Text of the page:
THE CITY- STATE OF BOSTON by MARK PETERSON

Boston, a city unlike any other in the annals of American history.  ” A City On a Hill,” The Athens of America, ” The Cradle of Liberty.”   Each appellation has been appropriately tested over centuries.  Mark Peterson’s THE C ITY-STATE OF BOSTON is nothing short of remarkable and an important unfolding of the fundamental role this city and its colonial inhabitants played in America from the 1630’s through the onset of the Civil War.

Look not in these pages for the” Midnight Ride of Paul Revere,” The Boston Tea Party, or for “One if by land, two if by sea.”  No. This scholarly work is about Boston’s era of enormous influence through the prism of religion, colonial government, social norms, economics, trade, regional influence, slavery and the utopian ideals that the Puritans of the Great Migration brought with them to the New World.  Peterson’s history unfolds upon American shores beginning in the 1630s as British Immigrants establish a largely independent entity called Boston, virtually free from the influence of the mother country. Boston, through the ingenuity and common purpose of its people, established an ethical  culture whose influence spread to the evolving New England Region. Boston became the undisputed mercantile center of the worldwide Atlantic trade, and the dominant force of culture and ideals that lead to the American Revolution.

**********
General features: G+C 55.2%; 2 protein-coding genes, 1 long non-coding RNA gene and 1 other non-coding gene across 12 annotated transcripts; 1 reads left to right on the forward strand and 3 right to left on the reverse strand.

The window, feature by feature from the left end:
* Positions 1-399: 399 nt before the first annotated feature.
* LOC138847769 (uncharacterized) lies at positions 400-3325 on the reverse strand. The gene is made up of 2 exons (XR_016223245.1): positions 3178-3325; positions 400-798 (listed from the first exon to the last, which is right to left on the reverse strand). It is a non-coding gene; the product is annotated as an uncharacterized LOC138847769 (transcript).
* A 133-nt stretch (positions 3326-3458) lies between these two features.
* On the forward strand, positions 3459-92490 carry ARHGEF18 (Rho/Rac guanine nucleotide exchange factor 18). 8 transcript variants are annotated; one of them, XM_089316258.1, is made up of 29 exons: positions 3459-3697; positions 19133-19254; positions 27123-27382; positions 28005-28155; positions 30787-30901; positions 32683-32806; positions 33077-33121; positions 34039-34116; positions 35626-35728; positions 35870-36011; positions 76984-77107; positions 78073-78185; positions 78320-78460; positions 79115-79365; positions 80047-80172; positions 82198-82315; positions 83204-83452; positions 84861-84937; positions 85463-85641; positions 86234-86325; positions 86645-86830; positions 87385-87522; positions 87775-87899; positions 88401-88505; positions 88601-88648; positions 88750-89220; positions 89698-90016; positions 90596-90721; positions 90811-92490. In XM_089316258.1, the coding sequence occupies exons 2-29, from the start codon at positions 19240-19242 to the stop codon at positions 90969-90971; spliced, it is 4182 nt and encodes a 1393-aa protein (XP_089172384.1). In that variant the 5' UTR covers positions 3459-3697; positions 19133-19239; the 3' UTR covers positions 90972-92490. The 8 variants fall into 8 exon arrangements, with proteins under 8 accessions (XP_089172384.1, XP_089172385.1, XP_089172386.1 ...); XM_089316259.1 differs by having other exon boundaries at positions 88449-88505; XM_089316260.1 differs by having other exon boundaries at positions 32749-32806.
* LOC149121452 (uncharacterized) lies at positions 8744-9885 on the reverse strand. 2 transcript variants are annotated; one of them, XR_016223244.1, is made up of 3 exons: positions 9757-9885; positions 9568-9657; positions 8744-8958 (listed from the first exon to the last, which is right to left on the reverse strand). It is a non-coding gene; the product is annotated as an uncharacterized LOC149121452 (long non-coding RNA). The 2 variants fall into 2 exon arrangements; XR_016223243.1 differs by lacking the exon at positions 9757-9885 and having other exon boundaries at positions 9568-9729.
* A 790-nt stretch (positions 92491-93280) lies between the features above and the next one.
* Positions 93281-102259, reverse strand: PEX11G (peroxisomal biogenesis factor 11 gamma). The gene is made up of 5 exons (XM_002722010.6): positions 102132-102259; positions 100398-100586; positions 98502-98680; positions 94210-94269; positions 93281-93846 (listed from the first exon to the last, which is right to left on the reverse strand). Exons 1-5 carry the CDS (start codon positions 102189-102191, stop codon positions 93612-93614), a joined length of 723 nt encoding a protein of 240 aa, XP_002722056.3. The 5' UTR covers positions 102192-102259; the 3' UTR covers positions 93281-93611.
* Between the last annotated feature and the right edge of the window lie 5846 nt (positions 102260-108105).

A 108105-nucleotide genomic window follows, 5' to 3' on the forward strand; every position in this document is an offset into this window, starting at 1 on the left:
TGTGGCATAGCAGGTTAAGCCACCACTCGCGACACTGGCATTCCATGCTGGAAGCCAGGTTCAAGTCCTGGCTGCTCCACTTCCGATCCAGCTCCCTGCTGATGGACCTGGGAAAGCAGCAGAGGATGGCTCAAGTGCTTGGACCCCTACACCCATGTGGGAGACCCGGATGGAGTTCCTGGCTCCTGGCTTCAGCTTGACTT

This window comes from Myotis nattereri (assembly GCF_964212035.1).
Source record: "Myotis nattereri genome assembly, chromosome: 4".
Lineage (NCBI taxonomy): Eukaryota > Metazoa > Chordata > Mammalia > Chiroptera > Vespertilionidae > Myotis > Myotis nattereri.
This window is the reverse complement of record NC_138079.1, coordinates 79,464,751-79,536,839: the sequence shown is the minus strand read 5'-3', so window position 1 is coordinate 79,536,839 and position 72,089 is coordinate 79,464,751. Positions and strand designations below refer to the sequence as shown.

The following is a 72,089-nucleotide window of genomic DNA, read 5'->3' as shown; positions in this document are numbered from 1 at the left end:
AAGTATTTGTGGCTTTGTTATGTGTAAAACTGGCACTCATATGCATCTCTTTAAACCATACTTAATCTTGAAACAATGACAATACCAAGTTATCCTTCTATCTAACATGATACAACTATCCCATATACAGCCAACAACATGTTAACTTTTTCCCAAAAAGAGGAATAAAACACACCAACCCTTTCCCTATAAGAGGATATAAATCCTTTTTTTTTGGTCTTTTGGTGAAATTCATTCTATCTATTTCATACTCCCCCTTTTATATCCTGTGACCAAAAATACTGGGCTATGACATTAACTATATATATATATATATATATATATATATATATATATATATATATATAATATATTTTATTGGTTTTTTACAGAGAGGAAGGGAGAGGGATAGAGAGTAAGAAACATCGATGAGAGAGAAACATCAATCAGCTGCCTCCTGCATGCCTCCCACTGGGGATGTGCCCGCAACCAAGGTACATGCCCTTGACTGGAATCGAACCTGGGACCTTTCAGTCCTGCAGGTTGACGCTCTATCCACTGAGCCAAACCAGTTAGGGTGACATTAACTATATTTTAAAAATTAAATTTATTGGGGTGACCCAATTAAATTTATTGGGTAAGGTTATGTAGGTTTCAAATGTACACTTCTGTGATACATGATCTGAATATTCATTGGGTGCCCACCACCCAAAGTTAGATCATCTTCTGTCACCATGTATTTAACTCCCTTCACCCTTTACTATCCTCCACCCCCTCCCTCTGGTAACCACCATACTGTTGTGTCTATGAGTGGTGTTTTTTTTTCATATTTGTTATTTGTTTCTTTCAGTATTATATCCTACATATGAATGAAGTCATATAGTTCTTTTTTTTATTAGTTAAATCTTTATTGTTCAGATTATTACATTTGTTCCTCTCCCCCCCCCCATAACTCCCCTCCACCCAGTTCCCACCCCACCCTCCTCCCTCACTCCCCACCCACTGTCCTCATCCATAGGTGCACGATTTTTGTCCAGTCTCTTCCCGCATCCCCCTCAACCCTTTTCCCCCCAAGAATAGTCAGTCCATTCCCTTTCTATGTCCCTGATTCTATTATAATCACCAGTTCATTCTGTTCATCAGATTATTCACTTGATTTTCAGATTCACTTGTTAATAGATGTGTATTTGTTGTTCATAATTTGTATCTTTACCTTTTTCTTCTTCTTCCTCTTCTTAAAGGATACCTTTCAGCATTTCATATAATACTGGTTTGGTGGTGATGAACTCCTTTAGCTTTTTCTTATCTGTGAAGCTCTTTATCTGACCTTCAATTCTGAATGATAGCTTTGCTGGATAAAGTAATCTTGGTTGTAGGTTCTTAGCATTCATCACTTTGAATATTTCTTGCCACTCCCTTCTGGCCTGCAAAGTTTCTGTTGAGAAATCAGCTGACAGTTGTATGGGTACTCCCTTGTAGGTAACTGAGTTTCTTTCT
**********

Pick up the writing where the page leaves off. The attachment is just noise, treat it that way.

You will learn of the New England influence upon the Articles of Confederation, of John Adam’s conflicts with Thomas Jefferson in the framing of the Constitution, and of how the slave states ultimately dominated the direction of the nation in the late eighteenth and early nineteenth centuries.  The southern block influence became so great under Jefferson that in the period of the War of 1812, Massachusetts considered becoming the first state to succeed from the fragile Union.

I hope these brief references will stimulate you to  absorb Peterson’s  incredible insight into this period of colonial history.  It ranks at the very top of the books I have selected on the subject because it journeys deeply below the surface of the famous named historical events and creates an understanding of how the most important city of the period came into dominance and then faded.  You will be introduced to new individuals whose names never have appeared on the,” marquee of history,”  but  the influence of whom was enormous.